1
\$\begingroup\$

I recently watched an Analog Devices youtube video which advocated for high speed PCB ground connections to be made with a via in pad to the ground plane, as opposed to a signal layer ground flood stitched to the bottom ground plane with vias. Then, I watched another video which advocated for a top ground flood with stitching vias spaced at lamba/20 (wavelength of highest signal frequency). Which approach is more effective? Please note that I am a student and cannot manufacture PCBs with blind and buried vias. I also do not have access to impedance controlled PCBs; the best I can do is FR408.

Here is a screen shot from the video, and a link to the video for those who are interested: enter image description here

https://www.youtube.com/watch?v=6jrVZu7eqiw

\$\endgroup\$
1
\$\begingroup\$

Which approach is more effective?

You can have both. Via in pad from the ground pads directly to the ground plane, and a ground area on the outer layer connected to the inner layer ground with stitching vias.

Please note that I am a student and cannot manufacture PCBs with blind and buried vias.

Blind and buried vias are a separate concern from via-in-pad. Via in pad can be designed with through vias. It does require extra process steps (via filling and plating over) and does add to the board price.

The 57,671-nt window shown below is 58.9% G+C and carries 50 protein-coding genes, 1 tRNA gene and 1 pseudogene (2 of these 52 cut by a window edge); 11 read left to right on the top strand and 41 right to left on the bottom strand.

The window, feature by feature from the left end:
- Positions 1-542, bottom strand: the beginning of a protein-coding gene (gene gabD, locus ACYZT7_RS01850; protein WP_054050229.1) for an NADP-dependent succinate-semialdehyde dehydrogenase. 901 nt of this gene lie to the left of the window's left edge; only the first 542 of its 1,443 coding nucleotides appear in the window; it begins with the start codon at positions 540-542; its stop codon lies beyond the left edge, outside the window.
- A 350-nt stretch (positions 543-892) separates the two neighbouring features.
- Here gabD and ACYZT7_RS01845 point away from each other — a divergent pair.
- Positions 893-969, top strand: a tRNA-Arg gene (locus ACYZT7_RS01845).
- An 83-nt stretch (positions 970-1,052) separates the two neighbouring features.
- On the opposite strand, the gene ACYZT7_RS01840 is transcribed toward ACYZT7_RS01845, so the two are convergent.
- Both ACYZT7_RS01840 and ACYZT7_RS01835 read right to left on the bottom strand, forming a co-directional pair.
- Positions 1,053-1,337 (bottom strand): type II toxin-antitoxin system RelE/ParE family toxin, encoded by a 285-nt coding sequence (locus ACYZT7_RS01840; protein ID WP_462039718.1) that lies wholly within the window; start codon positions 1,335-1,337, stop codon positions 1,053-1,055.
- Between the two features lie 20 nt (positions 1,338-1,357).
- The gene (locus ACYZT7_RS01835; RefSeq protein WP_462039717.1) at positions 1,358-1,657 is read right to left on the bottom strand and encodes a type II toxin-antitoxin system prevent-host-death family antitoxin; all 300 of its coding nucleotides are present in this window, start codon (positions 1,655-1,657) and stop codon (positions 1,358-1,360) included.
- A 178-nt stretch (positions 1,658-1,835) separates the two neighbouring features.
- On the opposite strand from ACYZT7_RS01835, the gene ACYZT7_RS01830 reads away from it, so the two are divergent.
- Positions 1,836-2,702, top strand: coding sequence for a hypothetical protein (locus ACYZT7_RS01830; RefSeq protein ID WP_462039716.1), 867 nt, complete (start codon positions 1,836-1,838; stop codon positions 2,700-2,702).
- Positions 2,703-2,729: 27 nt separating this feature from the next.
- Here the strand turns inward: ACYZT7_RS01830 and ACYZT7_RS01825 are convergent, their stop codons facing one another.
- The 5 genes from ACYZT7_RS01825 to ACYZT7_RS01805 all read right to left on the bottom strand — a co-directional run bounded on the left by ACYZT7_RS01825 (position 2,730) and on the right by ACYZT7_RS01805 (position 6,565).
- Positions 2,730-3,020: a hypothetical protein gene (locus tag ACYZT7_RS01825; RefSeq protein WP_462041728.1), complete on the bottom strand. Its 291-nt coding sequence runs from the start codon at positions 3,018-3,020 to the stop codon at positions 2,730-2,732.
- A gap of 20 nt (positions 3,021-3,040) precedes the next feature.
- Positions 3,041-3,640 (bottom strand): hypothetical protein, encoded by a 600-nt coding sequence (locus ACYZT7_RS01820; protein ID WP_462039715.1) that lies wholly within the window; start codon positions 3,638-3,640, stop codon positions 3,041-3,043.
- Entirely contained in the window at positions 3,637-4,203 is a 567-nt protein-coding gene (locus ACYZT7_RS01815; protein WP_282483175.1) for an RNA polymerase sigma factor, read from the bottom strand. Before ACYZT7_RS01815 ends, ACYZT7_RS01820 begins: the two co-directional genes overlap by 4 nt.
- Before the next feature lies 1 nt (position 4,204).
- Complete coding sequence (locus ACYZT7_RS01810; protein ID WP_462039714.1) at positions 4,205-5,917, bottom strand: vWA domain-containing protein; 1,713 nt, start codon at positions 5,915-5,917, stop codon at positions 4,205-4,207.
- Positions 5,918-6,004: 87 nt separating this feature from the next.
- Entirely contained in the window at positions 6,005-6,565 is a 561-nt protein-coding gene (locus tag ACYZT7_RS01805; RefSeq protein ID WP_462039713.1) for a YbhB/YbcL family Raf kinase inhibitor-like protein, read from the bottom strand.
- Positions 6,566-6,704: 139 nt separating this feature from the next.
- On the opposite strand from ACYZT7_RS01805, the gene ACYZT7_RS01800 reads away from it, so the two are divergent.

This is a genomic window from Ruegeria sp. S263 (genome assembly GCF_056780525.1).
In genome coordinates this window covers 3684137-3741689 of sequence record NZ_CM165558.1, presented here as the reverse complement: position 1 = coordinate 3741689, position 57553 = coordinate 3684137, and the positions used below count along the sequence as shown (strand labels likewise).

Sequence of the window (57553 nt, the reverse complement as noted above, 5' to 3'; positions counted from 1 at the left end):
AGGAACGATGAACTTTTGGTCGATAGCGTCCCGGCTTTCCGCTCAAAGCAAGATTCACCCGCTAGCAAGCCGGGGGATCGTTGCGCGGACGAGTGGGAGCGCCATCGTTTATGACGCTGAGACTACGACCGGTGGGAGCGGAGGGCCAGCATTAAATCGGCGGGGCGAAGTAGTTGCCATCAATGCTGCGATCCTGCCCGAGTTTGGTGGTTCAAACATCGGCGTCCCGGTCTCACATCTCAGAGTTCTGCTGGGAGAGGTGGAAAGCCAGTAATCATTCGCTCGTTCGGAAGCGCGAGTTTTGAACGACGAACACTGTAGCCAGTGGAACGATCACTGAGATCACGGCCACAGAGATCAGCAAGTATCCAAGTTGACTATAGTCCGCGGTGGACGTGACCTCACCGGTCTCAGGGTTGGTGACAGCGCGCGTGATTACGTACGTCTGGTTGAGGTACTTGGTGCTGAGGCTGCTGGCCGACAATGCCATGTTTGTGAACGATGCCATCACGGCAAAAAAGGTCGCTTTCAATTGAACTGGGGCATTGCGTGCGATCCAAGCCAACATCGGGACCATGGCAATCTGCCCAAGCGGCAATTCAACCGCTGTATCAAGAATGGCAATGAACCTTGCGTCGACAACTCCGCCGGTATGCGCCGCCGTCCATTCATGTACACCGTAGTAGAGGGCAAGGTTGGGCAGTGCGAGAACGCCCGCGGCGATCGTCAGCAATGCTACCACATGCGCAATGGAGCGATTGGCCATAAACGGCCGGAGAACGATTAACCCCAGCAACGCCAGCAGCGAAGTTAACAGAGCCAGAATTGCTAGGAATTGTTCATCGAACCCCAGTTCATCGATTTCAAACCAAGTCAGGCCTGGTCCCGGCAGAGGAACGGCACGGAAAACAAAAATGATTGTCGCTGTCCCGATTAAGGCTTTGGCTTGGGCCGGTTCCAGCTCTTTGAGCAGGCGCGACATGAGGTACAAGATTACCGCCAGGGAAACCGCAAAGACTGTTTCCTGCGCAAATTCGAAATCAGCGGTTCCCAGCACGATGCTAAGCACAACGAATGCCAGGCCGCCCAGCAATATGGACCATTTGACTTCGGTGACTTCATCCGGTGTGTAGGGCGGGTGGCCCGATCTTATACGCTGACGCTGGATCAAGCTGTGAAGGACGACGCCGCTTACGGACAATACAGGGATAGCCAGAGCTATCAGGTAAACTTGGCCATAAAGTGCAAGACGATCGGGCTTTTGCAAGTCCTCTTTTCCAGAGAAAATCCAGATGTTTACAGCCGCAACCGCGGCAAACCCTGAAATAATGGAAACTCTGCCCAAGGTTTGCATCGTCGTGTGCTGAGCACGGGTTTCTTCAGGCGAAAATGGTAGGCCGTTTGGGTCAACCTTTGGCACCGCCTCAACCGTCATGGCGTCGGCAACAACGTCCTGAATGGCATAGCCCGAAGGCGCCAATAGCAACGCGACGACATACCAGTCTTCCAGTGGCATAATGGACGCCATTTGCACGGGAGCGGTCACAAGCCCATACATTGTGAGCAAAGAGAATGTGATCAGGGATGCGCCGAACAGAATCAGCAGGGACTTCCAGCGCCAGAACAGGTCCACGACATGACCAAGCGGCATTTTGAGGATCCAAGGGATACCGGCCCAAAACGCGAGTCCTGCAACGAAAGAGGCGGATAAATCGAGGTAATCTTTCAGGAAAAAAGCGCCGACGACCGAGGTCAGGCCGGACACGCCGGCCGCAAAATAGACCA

I also do not have access to impedance controlled PCBs; the best I can do is FR408.

  1. Even many low cost PCB vendors now offer impedance control. You will of course pay a price premium for this feature.

  2. You can design impedance controlled traces on FR408. If you design the correct trace width, you will get roughly the correct impedance. Of course there might be some error due to over or under etching, that your vendor will not be responsible for if you don't pay them for impedance control.

Whether approximately controlled-impedance traces and slightly higher ground inductance due to not using via in pad is acceptable for you depends on what you're designing, what frequencies are present in your signals, and how much ground bounce your chips can tolerate without performance degrading below whatever levels are acceptable for your application.

\$\endgroup\$

Your Answer

By clicking “Post Your Answer”, you agree to our terms of service, privacy policy and cookie policy

Not the answer you're looking for? Browse other questions tagged or ask your own question.